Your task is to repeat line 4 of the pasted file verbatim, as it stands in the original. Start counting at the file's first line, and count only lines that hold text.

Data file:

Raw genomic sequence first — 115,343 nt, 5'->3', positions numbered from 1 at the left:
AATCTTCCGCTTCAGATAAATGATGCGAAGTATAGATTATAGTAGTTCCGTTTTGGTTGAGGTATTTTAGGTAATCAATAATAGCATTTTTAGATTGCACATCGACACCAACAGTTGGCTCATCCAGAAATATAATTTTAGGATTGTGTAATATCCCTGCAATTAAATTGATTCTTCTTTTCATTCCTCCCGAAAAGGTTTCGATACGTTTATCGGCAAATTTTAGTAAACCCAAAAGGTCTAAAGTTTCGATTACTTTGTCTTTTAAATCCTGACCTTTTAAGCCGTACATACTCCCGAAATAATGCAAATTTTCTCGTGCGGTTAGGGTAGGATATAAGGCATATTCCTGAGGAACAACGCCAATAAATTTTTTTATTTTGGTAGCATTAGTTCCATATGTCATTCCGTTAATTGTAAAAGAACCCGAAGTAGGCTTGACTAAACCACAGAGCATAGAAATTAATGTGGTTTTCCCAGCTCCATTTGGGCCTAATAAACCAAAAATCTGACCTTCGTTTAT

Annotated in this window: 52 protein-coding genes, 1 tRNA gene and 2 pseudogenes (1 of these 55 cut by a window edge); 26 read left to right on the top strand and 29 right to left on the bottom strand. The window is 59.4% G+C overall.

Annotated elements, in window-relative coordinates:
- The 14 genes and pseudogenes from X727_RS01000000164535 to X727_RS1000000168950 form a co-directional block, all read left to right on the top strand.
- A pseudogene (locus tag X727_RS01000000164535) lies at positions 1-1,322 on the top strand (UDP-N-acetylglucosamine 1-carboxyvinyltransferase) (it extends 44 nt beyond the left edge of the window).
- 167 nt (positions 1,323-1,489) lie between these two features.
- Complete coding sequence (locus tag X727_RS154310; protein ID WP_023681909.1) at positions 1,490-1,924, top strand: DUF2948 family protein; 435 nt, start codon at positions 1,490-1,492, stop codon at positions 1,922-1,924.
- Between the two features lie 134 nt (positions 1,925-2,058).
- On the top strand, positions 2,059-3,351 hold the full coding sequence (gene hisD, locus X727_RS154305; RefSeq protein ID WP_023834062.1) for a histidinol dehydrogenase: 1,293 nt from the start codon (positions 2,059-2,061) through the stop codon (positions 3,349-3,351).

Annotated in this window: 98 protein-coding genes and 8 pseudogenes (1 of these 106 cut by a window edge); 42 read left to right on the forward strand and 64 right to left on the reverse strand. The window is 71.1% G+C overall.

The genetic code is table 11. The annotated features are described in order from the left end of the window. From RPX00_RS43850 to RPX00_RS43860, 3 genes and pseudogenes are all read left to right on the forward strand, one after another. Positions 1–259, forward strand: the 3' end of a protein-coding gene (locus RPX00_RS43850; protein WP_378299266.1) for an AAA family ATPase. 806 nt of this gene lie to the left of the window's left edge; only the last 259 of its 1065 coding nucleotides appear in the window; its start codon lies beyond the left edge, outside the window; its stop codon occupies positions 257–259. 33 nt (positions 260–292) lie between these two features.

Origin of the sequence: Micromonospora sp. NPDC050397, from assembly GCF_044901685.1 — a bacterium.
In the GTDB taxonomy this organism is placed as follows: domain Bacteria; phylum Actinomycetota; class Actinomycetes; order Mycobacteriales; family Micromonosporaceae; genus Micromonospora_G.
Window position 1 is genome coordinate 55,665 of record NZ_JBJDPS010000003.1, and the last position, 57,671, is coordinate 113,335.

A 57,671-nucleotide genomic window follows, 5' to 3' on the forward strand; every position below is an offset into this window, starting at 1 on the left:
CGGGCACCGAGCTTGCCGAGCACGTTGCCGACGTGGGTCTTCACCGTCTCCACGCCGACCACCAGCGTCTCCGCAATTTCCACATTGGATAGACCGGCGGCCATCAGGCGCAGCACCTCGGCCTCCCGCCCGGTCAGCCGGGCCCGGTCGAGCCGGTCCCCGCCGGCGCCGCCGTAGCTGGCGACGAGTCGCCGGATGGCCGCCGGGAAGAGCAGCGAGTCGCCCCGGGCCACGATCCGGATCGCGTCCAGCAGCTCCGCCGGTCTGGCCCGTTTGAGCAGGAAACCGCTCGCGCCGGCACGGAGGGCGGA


Annotated elements, in window-relative coordinates: